Indexed on: 18 Apr '15Published on: 18 Apr '15Published in: Anesthesia, essays and researches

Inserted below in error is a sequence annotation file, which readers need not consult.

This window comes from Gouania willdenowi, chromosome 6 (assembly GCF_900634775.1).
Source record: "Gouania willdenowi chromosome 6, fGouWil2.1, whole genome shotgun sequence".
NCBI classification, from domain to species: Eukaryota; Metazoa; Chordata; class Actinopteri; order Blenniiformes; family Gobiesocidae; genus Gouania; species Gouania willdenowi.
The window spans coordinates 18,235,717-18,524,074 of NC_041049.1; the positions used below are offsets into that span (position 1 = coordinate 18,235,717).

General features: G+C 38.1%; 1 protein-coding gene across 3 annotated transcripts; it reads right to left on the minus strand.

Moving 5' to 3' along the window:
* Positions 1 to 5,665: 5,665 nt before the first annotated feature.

The aim of the study was to compare postoperative pain relief in patients undergoing an elective thoracotomy with thoracic epidural analgesia using single shot magnesium and clonidine as adjuvants to bupivacaine.In a randomized prospective study, 60 patients of American Society of Anesthesiologists physical status I-III of either sex, between 20 and 60 years undergoing elective unilateral thoracotomy, were allocated to three equal groups of 20 patients. Each patient received thoracic epidural analgesia using bupivacaine alone (Group A) or with magnesium (Group B) or clonidine (Group C) at the end of surgery during skin closure. Postoperatively, pain was measured using a visual analog scale (VAS). Rescue analgesia (50 mg tramadol intravenous) was given at a VAS score of ≥4. Duration of analgesia and total dose of rescue analgesic during 24 h was calculated. Postoperative sedation and other side effects if any were recorded.All the groups were homogeneous with respect to their demographics. The 24 h cumulative mean VAS score in Groups A, B, and C was 3.12 ± 0.97, 2.86 ± 0.43, and 1.83 ± 0.59, respectively. The duration of analgesia was prolonged in Group C (165 ± 49.15 min), followed by Group B (138 ± 24.6 min), and Group A (118.5 ± 52.8 min). The duration of analgesia was significantly prolonged in the clonidine group as compared to the control group (P = 0.001). The number of rescue analgesia doses were more in Group A (3.3 ± 1.65) followed by Group B (2.35 ± 0.98) and Group C (1.75 ± 0.71). The sedation scores were significantly higher in Group C. However, shivering was seen in Group A (40%) and Group C (20%) and absent in Group B (P = 0.003).Thoracic epidural analgesia using bupivacaine with clonidine is an efficient therapeutic modality for postthoracotomy pain. Magnesium as an adjuvant provided quality postoperative analgesia decreasing the need for postoperative rescue analgesia and incidence of postoperative shivering without causing sedation.